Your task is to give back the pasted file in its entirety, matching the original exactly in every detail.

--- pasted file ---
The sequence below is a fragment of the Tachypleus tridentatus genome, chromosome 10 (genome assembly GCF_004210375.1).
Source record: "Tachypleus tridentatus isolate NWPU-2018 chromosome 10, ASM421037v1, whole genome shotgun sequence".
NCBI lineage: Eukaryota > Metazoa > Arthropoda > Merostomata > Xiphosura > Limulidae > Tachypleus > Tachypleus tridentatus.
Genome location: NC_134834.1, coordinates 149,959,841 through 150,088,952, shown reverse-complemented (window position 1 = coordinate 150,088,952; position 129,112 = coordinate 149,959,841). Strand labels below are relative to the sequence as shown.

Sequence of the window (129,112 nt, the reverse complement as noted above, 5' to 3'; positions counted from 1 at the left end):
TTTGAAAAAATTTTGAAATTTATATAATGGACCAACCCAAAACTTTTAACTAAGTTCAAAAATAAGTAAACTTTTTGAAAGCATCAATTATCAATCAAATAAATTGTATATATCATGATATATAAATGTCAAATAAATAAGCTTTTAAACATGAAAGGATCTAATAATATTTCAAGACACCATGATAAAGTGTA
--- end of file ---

The sequence below is a fragment of the Tachypleus tridentatus genome, chromosome 10 (genome assembly GCF_004210375.1).
Source record: "Tachypleus tridentatus isolate NWPU-2018 chromosome 10, ASM421037v1, whole genome shotgun sequence".
NCBI lineage: Eukaryota > Metazoa > Arthropoda > Merostomata > Xiphosura > Limulidae > Tachypleus > Tachypleus tridentatus.
Genome location: NC_134834.1, coordinates 149,959,841 through 150,088,952, shown reverse-complemented (window position 1 = coordinate 150,088,952; position 129,112 = coordinate 149,959,841). Strand labels below are relative to the sequence as shown.

Sequence of the window (129,112 nt, the reverse complement as noted above, 5' to 3'; positions counted from 1 at the left end):
TTTGAAAAAATTTTGAAATTTATATAATGGACCAACCCAAAACTTTTAACTAAGTTCAAAAATAAGTAAACTTTTTGAAAGCATCAATTATCAATCAAATAAATTGTATATATCATGATATATAAATGTCAAATAAATAAGCTTTTAAACATGAAAGGATCTAATAATATTTCAAGACACCATGATAAAGTGTA